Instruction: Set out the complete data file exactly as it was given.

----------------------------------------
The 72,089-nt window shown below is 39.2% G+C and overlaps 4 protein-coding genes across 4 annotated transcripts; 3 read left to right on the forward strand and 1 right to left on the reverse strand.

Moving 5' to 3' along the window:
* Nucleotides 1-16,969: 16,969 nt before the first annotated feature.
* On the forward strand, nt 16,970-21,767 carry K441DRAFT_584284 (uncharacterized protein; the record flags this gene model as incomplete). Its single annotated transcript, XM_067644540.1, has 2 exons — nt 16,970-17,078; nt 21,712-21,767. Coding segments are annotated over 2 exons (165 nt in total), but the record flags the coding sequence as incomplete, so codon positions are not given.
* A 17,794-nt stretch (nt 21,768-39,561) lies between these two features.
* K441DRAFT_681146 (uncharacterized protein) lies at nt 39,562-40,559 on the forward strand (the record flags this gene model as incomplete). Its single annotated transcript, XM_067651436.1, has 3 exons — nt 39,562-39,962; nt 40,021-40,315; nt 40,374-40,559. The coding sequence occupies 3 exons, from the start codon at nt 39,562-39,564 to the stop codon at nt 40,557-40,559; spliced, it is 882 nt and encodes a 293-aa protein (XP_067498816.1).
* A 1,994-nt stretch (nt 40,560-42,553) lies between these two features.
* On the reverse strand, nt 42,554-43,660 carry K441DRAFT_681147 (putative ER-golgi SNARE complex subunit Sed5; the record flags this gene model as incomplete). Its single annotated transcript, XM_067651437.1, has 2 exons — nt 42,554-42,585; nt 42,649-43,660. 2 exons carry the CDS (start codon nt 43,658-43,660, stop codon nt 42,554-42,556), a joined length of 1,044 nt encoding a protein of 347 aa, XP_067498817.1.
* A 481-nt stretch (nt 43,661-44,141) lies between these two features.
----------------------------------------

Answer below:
The 72,089-nt window shown below is 39.2% G+C and overlaps 4 protein-coding genes across 4 annotated transcripts; 3 read left to right on the forward strand and 1 right to left on the reverse strand.

Moving 5' to 3' along the window:
* Nucleotides 1-16,969: 16,969 nt before the first annotated feature.
* On the forward strand, nt 16,970-21,767 carry K441DRAFT_584284 (uncharacterized protein; the record flags this gene model as incomplete). Its single annotated transcript, XM_067644540.1, has 2 exons — nt 16,970-17,078; nt 21,712-21,767. Coding segments are annotated over 2 exons (165 nt in total), but the record flags the coding sequence as incomplete, so codon positions are not given.
* A 17,794-nt stretch (nt 21,768-39,561) lies between these two features.
* K441DRAFT_681146 (uncharacterized protein) lies at nt 39,562-40,559 on the forward strand (the record flags this gene model as incomplete). Its single annotated transcript, XM_067651436.1, has 3 exons — nt 39,562-39,962; nt 40,021-40,315; nt 40,374-40,559. The coding sequence occupies 3 exons, from the start codon at nt 39,562-39,564 to the stop codon at nt 40,557-40,559; spliced, it is 882 nt and encodes a 293-aa protein (XP_067498816.1).
* A 1,994-nt stretch (nt 40,560-42,553) lies between these two features.
* On the reverse strand, nt 42,554-43,660 carry K441DRAFT_681147 (putative ER-golgi SNARE complex subunit Sed5; the record flags this gene model as incomplete). Its single annotated transcript, XM_067651437.1, has 2 exons — nt 42,554-42,585; nt 42,649-43,660. 2 exons carry the CDS (start codon nt 43,658-43,660, stop codon nt 42,554-42,556), a joined length of 1,044 nt encoding a protein of 347 aa, XP_067498817.1.
* A 481-nt stretch (nt 43,661-44,141) lies between these two features.